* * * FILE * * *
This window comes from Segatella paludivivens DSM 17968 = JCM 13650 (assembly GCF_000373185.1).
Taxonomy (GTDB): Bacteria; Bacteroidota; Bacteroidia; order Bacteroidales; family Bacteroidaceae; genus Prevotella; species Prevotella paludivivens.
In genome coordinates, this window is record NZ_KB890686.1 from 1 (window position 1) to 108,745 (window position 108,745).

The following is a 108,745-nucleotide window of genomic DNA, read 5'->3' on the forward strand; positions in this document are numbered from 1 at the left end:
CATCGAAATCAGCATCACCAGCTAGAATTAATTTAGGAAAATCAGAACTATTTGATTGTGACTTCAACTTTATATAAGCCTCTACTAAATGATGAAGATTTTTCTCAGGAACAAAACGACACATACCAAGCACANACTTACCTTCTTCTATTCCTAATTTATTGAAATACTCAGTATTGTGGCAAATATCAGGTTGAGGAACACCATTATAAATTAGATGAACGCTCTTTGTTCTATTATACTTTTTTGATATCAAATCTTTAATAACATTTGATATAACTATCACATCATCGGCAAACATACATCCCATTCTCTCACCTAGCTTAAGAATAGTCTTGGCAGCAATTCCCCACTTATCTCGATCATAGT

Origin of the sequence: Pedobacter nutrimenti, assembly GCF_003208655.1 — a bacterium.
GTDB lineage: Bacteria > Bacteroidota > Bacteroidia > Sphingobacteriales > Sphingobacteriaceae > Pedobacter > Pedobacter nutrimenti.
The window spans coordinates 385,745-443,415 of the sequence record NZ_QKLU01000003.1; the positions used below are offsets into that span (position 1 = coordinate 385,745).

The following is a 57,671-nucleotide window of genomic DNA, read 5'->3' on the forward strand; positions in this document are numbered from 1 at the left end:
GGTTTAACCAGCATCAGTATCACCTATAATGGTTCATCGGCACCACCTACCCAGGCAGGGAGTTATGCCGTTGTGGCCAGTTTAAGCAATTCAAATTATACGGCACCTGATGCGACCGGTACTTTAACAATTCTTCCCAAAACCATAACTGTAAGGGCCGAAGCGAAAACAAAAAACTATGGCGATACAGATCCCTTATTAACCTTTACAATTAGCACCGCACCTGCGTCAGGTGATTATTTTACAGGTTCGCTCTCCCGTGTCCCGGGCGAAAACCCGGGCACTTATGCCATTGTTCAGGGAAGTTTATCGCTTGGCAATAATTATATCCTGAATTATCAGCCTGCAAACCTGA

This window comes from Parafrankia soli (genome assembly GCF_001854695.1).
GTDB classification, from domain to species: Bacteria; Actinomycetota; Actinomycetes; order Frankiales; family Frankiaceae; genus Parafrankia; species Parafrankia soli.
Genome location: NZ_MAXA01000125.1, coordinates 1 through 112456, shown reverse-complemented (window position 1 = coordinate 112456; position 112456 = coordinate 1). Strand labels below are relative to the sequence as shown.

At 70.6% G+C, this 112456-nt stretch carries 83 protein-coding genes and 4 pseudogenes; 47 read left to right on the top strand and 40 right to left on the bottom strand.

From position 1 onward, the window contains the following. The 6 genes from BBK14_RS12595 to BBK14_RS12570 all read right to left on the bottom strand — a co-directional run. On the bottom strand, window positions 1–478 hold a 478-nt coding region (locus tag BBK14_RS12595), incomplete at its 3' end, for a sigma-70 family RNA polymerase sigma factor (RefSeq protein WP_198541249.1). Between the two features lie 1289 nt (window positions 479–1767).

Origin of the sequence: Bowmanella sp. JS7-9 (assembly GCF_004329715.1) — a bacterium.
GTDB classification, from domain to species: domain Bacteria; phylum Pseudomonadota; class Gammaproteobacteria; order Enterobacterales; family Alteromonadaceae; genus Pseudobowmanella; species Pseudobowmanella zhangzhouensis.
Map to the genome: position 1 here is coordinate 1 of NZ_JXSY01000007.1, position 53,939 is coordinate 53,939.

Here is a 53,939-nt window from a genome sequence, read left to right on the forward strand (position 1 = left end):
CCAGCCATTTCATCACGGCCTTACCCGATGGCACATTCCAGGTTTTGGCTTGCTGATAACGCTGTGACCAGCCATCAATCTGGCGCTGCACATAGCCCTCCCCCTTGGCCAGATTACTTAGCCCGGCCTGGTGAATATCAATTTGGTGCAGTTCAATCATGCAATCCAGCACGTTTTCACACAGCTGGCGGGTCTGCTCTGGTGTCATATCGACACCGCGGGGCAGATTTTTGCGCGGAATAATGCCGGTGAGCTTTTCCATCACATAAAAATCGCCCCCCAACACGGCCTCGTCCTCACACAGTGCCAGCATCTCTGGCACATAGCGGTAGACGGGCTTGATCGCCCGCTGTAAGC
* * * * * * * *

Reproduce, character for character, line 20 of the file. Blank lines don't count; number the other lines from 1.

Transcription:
CCAGCCATTTCATCACGGCCTTACCCGATGGCACATTCCAGGTTTTGGCTTGCTGATAACGCTGTGACCAGCCATCAATCTGGCGCTGCACATAGCCCTCCCCCTTGGCCAGATTACTTAGCCCGGCCTGGTGAATATCAATTTGGTGCAGTTCAATCATGCAATCCAGCACGTTTTCACACAGCTGGCGGGTCTGCTCTGGTGTCATATCGACACCGCGGGGCAGATTTTTGCGCGGAATAATGCCGGTGAGCTTTTCCATCACATAAAAATCGCCCCCCAACACGGCCTCGTCCTCACACAGTGCCAGCATCTCTGGCACATAGCGGTAGACGGGCTTGATCGCCCGCTGTAAGC